Kenneth Armitage

People in the Wind


Not on display

Kenneth Armitage 1916–2002
Object: 648 × 400 × 343 mm
Purchased 1960

Display caption

This sculpture was exhibited in the British section of the 1952 Venice Biennale, along with works by Reg Butler, Lynn Chadwick, Bernard Meadows and others. Though in his catalogue essay, Herbert Read associated their art with Cold War anxieties, Armitage’s work was often humorous or faintly erotic.

Gallery label, September 2016

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Catalogue entry

T00366 PEOPLE IN A WIND 1950
Not inscribed.
Bronze, 25 1/2×15 3/4×13 1/2 (65×40×34).
Purchased from the artist (Grant-in-Aid) 1960.
Exh: Whitechapel Art Gallery, July–August 1959 (6, repr. pl.2 and wrongly dated 1951).
Lit: Carola Giedion-Welcker, Contemporary Sculpture, New York, 1955, p.186 (repr. with erroneous caption as ‘Family going for a Walk’); Kenneth Armitage, ‘The Artist Speaks’ in The Listener, 1 September 1960, p.333 (another cast repr.).
Repr: Annual Review of Works by Artists of Gallery Gimpel Fils, summer 1952, p.7; Studio, CLXI, 1961, p.129.

The artist told the compiler (16 August 1960) that the group was modelled in 1950 at Corsham, where he was teaching at the Bath Academy. He had seen a group of people walking in a wind and he had also become interested in a plant with long stalks. Two smaller studies, 9 in, high, were cast in bronze. He also made a second full-scale version at the same time as this work, which is identical except that it lacks the hands at the back. No.T.366 is the last cast of an edition of six. The first, exhibited at the Venice Biennale in 1952 (British Pavilion, 101), was purchased by Peggy Guggenheim; other casts were purchased later for the Museum of Modern Art, New York, and the Museum von der Heydt, Wuppertal. An early work, it is one of the first in which the artist found his characteristic style.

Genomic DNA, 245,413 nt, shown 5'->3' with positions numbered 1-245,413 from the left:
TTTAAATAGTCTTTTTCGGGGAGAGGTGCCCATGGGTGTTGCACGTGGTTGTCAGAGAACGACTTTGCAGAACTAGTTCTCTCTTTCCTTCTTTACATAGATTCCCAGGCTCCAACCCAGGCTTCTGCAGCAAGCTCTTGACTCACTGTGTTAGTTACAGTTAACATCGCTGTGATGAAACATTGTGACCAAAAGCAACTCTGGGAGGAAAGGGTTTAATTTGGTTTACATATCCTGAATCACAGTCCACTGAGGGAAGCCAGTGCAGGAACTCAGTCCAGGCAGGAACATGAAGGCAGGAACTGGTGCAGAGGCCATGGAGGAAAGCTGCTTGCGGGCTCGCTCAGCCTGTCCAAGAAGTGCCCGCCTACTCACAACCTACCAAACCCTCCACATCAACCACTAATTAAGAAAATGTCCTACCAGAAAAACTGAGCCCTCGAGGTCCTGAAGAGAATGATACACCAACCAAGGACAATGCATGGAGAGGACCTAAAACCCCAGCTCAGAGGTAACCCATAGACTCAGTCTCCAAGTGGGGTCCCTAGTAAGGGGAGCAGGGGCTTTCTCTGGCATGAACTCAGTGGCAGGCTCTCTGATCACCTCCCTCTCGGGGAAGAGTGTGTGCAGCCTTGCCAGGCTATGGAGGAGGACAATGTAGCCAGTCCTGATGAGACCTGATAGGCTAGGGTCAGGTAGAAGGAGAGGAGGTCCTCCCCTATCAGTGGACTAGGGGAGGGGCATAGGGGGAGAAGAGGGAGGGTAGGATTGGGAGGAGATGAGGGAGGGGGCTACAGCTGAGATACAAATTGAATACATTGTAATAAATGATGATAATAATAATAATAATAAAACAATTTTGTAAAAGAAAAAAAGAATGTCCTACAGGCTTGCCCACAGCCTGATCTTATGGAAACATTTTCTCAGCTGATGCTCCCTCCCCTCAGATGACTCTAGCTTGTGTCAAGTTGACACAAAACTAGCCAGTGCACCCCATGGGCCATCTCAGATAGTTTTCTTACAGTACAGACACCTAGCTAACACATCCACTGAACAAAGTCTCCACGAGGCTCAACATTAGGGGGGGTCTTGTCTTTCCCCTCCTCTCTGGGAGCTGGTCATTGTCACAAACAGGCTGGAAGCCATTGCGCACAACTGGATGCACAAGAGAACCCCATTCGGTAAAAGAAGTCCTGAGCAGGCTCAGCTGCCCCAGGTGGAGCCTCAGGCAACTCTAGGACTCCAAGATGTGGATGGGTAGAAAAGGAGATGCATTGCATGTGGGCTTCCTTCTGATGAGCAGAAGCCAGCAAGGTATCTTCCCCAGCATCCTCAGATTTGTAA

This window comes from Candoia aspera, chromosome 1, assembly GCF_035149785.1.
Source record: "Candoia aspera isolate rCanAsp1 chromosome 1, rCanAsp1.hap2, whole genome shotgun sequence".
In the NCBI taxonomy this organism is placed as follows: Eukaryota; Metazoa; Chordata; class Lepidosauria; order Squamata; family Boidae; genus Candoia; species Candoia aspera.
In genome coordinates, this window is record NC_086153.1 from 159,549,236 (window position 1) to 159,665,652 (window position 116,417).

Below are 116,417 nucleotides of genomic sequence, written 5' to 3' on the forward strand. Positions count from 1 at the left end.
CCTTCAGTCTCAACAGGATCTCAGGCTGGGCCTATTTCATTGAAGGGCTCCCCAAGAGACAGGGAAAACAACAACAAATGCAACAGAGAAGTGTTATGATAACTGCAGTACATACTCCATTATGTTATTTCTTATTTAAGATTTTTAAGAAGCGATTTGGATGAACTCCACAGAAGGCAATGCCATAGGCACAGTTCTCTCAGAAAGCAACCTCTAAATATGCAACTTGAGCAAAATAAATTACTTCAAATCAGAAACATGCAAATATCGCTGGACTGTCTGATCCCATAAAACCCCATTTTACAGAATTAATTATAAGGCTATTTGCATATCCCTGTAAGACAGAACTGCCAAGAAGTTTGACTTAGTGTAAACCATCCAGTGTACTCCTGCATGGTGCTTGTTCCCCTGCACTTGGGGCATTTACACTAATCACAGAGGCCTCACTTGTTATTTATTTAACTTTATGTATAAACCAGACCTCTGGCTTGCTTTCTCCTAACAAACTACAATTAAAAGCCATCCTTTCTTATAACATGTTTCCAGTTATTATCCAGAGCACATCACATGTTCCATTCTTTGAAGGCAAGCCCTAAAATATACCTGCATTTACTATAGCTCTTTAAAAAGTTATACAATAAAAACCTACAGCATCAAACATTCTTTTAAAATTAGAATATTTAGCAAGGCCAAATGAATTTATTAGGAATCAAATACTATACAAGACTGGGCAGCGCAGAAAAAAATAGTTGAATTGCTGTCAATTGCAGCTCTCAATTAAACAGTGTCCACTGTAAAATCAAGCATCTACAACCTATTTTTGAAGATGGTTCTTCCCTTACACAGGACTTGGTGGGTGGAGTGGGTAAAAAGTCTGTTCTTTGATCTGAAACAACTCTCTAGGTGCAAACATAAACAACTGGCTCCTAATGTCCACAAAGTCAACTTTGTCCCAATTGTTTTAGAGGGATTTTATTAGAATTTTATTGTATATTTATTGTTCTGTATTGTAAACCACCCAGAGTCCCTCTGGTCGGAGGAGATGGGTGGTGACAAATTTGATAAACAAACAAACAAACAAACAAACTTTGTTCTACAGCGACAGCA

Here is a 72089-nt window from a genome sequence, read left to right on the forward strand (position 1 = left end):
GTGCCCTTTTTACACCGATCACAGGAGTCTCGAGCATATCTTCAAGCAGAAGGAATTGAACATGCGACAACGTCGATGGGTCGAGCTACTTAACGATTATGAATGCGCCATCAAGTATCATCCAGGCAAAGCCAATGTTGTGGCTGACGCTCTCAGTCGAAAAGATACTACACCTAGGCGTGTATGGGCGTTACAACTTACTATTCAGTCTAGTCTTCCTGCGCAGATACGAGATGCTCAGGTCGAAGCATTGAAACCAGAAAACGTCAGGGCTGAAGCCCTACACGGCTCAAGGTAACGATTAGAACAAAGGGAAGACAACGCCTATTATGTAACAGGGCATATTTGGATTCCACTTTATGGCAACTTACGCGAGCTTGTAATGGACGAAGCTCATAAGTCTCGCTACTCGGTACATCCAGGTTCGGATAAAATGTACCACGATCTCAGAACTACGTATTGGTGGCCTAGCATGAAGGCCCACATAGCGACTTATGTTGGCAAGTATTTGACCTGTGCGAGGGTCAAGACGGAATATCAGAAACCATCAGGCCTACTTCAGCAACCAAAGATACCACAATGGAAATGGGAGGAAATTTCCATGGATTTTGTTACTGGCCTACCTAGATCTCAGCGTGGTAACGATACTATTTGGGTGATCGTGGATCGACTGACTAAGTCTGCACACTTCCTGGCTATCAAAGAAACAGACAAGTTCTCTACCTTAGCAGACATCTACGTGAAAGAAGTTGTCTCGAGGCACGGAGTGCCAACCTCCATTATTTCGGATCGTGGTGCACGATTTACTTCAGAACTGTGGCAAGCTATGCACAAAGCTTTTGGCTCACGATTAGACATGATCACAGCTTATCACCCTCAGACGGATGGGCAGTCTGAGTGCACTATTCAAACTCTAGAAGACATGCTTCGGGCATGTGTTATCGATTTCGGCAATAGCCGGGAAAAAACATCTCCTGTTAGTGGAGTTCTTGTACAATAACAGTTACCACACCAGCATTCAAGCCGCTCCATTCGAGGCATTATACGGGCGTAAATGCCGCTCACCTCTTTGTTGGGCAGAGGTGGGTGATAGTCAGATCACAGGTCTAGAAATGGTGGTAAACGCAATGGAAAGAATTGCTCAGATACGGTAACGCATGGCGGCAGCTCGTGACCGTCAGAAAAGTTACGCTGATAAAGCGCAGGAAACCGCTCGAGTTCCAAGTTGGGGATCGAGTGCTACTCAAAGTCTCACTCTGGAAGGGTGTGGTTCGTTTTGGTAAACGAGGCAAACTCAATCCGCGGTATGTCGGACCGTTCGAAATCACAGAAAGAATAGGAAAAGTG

In a television programme, ‘The Artist Speaks’ (reprinted in The Listener, loc. cit.), he said: ‘We live in a world of verticals and horizontals.... Although it is mainly for movement it is also for this reason that I like sometimes to make my figures, my sculpture, on a slant, so that they run across this rather rigid pattern.’

Published in:
Mary Chamot, Dennis Farr and Martin Butlin, The Modern British Paintings, Drawings and Sculpture, London 1964, I

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